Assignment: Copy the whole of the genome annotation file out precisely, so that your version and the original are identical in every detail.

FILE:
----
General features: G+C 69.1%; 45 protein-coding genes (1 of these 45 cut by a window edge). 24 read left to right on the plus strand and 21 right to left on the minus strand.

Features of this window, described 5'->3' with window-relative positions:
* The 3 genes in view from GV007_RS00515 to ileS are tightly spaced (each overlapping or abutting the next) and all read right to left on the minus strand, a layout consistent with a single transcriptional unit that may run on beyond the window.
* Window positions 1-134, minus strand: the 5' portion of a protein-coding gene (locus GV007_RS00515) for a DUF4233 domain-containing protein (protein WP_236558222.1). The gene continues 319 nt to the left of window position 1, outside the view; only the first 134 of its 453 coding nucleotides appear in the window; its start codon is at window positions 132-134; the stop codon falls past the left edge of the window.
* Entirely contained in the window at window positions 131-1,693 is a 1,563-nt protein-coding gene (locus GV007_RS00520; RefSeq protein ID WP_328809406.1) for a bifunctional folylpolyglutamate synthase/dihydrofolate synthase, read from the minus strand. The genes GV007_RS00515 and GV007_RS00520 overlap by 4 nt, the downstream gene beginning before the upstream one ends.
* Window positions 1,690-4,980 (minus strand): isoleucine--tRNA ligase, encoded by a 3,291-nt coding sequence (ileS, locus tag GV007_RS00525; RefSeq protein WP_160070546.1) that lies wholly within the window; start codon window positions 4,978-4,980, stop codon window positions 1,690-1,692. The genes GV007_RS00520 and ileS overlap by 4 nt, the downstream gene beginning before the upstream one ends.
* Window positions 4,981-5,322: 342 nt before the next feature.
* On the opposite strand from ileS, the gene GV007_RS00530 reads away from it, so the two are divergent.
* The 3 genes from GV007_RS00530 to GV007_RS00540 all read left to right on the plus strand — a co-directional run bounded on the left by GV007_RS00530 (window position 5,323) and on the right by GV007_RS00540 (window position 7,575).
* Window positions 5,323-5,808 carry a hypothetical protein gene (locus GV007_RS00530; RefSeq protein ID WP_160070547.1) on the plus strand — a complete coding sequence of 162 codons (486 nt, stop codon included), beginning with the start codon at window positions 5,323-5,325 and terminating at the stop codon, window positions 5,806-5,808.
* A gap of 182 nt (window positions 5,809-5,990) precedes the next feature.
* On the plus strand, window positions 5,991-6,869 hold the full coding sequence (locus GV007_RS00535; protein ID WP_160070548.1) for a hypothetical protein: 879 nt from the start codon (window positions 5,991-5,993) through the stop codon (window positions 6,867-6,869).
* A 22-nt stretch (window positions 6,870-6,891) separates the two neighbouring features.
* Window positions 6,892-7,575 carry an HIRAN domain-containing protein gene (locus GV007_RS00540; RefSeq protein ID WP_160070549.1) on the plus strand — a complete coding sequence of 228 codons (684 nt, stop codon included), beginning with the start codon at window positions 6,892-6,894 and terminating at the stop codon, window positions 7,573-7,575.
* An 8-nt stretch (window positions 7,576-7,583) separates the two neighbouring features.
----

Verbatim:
General features: G+C 69.1%; 45 protein-coding genes (1 of these 45 cut by a window edge). 24 read left to right on the plus strand and 21 right to left on the minus strand.

Features of this window, described 5'->3' with window-relative positions:
* The 3 genes in view from GV007_RS00515 to ileS are tightly spaced (each overlapping or abutting the next) and all read right to left on the minus strand, a layout consistent with a single transcriptional unit that may run on beyond the window.
* Window positions 1-134, minus strand: the 5' portion of a protein-coding gene (locus GV007_RS00515) for a DUF4233 domain-containing protein (protein WP_236558222.1). The gene continues 319 nt to the left of window position 1, outside the view; only the first 134 of its 453 coding nucleotides appear in the window; its start codon is at window positions 132-134; the stop codon falls past the left edge of the window.
* Entirely contained in the window at window positions 131-1,693 is a 1,563-nt protein-coding gene (locus GV007_RS00520; RefSeq protein ID WP_328809406.1) for a bifunctional folylpolyglutamate synthase/dihydrofolate synthase, read from the minus strand. The genes GV007_RS00515 and GV007_RS00520 overlap by 4 nt, the downstream gene beginning before the upstream one ends.
* Window positions 1,690-4,980 (minus strand): isoleucine--tRNA ligase, encoded by a 3,291-nt coding sequence (ileS, locus tag GV007_RS00525; RefSeq protein WP_160070546.1) that lies wholly within the window; start codon window positions 4,978-4,980, stop codon window positions 1,690-1,692. The genes GV007_RS00520 and ileS overlap by 4 nt, the downstream gene beginning before the upstream one ends.
* Window positions 4,981-5,322: 342 nt before the next feature.
* On the opposite strand from ileS, the gene GV007_RS00530 reads away from it, so the two are divergent.
* The 3 genes from GV007_RS00530 to GV007_RS00540 all read left to right on the plus strand — a co-directional run bounded on the left by GV007_RS00530 (window position 5,323) and on the right by GV007_RS00540 (window position 7,575).
* Window positions 5,323-5,808 carry a hypothetical protein gene (locus GV007_RS00530; RefSeq protein ID WP_160070547.1) on the plus strand — a complete coding sequence of 162 codons (486 nt, stop codon included), beginning with the start codon at window positions 5,323-5,325 and terminating at the stop codon, window positions 5,806-5,808.
* A gap of 182 nt (window positions 5,809-5,990) precedes the next feature.
* On the plus strand, window positions 5,991-6,869 hold the full coding sequence (locus GV007_RS00535; protein ID WP_160070548.1) for a hypothetical protein: 879 nt from the start codon (window positions 5,991-5,993) through the stop codon (window positions 6,867-6,869).
* A 22-nt stretch (window positions 6,870-6,891) separates the two neighbouring features.
* Window positions 6,892-7,575 carry an HIRAN domain-containing protein gene (locus GV007_RS00540; RefSeq protein ID WP_160070549.1) on the plus strand — a complete coding sequence of 228 codons (684 nt, stop codon included), beginning with the start codon at window positions 6,892-6,894 and terminating at the stop codon, window positions 7,573-7,575.
* An 8-nt stretch (window positions 7,576-7,583) separates the two neighbouring features.